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India-Pakistan Peace Talks Set to Begin in New Delhi - 2004-09-04


Top officials from Pakistan and India will meet in New Delhi Sunday in a fresh attempt to ease tensions and improve bilateral relations.

The Indian and Pakistani foreign ministers meet September 5 and 6 in India's capital, New Delhi.

Both sides say they will discuss a wide of range issues but the fate of divided Kashmir is expected to dominate the talks.

Pakistan wants India to cede control of the mostly Muslim state. India, in turn, accuses Pakistan of supporting separatist Islamic terrorist groups.

Fighting in Kashmir has claimed at least 40,000 lives since 1989. Efforts to resolve the conflict have repeatedly fallen prey to broken promises and violent confrontations between the two nuclear-armed rivals.

Political scientist Raja Mohan of India's Nehru University says the foreign ministers' talks will have to overcome decades of accumulated mistrust.

"The question is now finding a way to assure each other that the basic understanding will be met, that Pakistan will do all it can to stop supporting terrorism and that India will start talking seriously about Kashmir," said Raja Mohan.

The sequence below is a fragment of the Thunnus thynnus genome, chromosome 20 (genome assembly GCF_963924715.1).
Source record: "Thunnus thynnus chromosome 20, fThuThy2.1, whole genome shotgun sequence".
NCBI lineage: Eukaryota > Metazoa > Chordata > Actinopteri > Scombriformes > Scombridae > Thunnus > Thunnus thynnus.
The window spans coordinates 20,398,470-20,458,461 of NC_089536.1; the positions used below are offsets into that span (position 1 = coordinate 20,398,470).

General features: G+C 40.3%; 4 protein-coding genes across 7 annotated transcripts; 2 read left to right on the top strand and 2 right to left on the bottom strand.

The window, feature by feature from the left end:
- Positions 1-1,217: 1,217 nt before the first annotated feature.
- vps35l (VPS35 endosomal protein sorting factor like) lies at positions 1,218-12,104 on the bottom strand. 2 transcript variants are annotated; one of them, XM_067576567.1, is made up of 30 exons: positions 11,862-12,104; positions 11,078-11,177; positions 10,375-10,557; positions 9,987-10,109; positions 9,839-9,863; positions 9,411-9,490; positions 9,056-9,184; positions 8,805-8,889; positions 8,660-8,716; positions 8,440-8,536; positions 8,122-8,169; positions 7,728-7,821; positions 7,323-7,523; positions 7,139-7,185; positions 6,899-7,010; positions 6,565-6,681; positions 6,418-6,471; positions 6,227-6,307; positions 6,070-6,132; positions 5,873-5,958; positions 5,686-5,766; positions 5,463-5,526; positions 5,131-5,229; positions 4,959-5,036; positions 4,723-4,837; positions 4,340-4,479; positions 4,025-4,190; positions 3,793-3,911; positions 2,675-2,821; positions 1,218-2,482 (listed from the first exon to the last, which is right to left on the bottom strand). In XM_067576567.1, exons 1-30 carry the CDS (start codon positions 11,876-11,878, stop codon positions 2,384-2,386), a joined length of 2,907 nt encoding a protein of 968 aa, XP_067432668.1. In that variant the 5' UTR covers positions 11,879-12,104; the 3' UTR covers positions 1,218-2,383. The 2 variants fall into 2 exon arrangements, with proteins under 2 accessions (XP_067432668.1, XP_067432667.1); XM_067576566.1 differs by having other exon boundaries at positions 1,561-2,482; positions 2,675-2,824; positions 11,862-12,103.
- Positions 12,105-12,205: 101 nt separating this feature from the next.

These peace talks started last January. Neither side has committed to any major policy changes but confidence in the process is growing.

It is the ministers' first formal meeting since India's new government took office in May. But the two men have talked three times on the sidelines of other conferences and have reportedly established a solid rapport.

Public expectations are running high that this next round of talks could include some significant accomplishments. But Mr. Mohan says any breakthrough is unlikely.

"How do you expect a breakthrough in something that's gone on for 57 years? The thing is to do enough to keep the process going rather than expecting a significant breakthrough," he said.

It is enough, he says, that the negotiations be conducted in good faith and not undermine improving relations.

Political analysts in both countries say basic agreements on side issues such as trade and troop deployments could be reached.

The leaders of the two countries are expected to meet later this year when both attend the United Nations General Assembly in New York City.

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